The RETAIL TECHNOLOGY SHOW* at London Olympia was rammed this month. Perhaps it was because one of the speakers was the Rapper and Entrepreneur Tinie Tempah! More likely, it reflects the emerging post pandemic mood of the retail sector.
There were long queues throughout the 2-day conference for a wide range of case study talks and panel discussions. These included topics such as Predicting what the store of the future will look like, Understanding the role of the store in today’s omnichannel market, and Evaluating how customer expectations have changed - all critical subjects for retailers as they build back their businesses.
This hunger for knowledge and expertise about how to adapt to the ‘new retail’ world is, of course, understandable. The dramatic shift to shopping online during the pandemic forced many retailers to invest in e-commerce and digital innovations – a move that some had been neglecting, despite the rising tide of retail store closures pre-COVID. So, it’s good to see that even late digital adopters like Primark are finally launching new websites.
However, despite this increase in digital investment, for many traditional bricks and mortar retailers the challenge still remains - how to seamlessly blend the new shopping experience for customers? The physical/digital conundrum is a live and urgent issue that needs retail leaders to not just think differently but to be creative and take risks.
The unexpected ‘gift’ that the pandemic offered retailers was the opportunity to experiment. This was evidenced in a presentation from M&S Snr. Digital Transformation Programme Manager, Clive Hudson, who generously shared the lessons learned on their journey to deliver online services during COVID store closures. There were many noteworthy take-outs from his case study, including:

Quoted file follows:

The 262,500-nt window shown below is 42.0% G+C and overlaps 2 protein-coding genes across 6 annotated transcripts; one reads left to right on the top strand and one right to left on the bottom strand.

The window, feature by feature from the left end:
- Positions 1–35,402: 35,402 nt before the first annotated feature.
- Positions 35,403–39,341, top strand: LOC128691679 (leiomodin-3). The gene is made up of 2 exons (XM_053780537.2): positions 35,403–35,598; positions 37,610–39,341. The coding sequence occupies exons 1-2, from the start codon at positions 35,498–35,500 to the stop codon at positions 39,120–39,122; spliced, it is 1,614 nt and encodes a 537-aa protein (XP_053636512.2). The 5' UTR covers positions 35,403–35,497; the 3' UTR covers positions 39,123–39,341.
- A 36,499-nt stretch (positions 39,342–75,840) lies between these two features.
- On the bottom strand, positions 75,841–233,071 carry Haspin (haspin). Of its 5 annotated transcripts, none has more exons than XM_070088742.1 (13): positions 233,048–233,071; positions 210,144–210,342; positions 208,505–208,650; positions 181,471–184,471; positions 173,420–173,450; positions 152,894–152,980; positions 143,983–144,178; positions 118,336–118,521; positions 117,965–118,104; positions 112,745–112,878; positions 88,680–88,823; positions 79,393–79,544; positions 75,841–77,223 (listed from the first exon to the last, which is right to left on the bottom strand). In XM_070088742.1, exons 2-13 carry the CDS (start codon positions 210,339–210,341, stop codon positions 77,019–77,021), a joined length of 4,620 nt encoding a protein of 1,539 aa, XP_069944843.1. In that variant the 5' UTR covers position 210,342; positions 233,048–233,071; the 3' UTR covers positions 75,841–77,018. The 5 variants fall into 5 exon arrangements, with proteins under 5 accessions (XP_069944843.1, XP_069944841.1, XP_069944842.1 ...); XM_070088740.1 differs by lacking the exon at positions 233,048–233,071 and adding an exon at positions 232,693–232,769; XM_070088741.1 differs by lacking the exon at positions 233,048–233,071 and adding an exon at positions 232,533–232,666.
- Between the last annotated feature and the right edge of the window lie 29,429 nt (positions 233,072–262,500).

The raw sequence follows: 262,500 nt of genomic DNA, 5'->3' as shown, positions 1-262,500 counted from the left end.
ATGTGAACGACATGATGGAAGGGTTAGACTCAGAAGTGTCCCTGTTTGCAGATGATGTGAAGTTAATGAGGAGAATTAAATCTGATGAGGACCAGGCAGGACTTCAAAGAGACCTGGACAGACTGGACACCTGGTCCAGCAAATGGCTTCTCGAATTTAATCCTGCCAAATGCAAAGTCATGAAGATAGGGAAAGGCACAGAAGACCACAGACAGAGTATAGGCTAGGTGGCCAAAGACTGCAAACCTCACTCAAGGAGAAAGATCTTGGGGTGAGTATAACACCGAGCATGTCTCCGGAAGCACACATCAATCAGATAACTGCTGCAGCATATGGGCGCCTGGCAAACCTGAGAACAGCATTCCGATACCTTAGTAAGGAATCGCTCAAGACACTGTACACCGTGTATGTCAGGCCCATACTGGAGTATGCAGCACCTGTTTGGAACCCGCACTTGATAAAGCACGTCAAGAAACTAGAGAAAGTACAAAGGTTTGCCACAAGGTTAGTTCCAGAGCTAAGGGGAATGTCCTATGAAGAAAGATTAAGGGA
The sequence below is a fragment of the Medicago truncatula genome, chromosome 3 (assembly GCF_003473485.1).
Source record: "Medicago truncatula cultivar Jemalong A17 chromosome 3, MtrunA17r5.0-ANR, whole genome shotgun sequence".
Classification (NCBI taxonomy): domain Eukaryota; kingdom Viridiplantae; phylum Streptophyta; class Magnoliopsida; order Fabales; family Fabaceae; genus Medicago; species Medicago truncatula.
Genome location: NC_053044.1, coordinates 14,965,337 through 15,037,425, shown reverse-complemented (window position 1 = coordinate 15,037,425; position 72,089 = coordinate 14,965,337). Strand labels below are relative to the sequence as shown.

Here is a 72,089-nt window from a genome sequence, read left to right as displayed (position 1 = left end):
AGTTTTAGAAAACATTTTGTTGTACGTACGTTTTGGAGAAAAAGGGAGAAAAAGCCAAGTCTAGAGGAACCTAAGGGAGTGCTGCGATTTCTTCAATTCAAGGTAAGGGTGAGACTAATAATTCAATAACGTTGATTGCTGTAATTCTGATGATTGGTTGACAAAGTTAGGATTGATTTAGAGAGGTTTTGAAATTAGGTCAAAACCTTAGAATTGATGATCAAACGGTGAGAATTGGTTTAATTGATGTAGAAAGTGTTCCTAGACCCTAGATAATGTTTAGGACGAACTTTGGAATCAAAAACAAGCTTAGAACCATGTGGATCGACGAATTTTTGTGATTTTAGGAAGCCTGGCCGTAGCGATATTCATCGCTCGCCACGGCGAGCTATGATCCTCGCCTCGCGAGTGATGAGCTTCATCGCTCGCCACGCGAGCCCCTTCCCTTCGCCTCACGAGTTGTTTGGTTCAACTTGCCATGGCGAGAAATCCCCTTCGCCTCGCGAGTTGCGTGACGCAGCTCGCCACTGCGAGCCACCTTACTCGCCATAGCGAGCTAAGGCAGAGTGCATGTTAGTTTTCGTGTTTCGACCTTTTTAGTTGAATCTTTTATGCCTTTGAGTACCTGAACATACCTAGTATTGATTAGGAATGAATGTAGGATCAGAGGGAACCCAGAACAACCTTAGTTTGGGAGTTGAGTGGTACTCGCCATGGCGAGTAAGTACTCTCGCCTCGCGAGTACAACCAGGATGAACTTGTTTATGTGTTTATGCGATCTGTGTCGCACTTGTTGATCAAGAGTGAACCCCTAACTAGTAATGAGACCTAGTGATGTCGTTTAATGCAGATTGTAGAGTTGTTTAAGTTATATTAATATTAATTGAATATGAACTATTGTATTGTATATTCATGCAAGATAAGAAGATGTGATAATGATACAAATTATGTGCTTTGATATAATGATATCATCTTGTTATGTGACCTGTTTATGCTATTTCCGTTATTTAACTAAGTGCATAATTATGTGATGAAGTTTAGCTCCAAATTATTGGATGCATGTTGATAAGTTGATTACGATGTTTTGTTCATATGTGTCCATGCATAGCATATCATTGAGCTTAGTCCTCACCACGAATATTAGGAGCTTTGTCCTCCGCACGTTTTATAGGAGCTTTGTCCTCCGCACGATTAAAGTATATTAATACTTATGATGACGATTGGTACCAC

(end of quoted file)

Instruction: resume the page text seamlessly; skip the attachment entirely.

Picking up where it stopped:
a) an understanding that ‘nothing will ever be the same again’,
b) permission from the M&S CEO to ‘take risks’, and
c) the challenge of evidencing incremental ROI from such trials.
The M&S case study shows that through experimentation – in this instance to resolve an urgent service issue during lockdown – breakthroughs can happen. For M&S it has led to the development of an ongoing, successful omnichannel sales culture for products as diverse as bra fitting to sofa buying.
In the high energy Keynote presentation from Mike Logue, Former CEO of Dreams, he discussed his turnaround of a failing company. Mike did touch on the importance of omnichannel retail but his message was actually more about change management.
Aside from his winning charismatic leadership style and his clear love of retail, he summed up his success strategy at Dreams with the acronym CARE:
Customer – listen to them and put them right at the centre of your business vision.
Attitude – create a business culture of positive interactions with staff and customers.
Results – stay close the data and build an ongoing cycle of change, review, change.
Everyone – regularly communicate with and listen to staff to keep everyone on side.
Though very different case studies, both the M&S and Mike Logue presentations shared a common message - that of embracing change. They showed how to avoid a ‘battle’ between online and offline in terms of investment, and instead to explore new ways of putting customers first through effective collaboration across their physical and digital teams. It’s clear that improving the ‘phygital’ experience for customers will continue to drive the ‘new retail’ route map for some time to come.
No doubt the RETAIL TECHNOLOGY SHOW will have been a success for the organisers, with high footfall and lots of new leads for the exhibitors. As delegates, we certainly came away re-energised and reassured that building on pandemic investment and improving the omnichannel experience is most definitely where the focus needs to be right now.
Working with innovative retail leaders and collaborating with in-house design and operational teams, we will continue to assess the impact of retail digital transformation for clients and explore the opportunities for integration across their physical estates.
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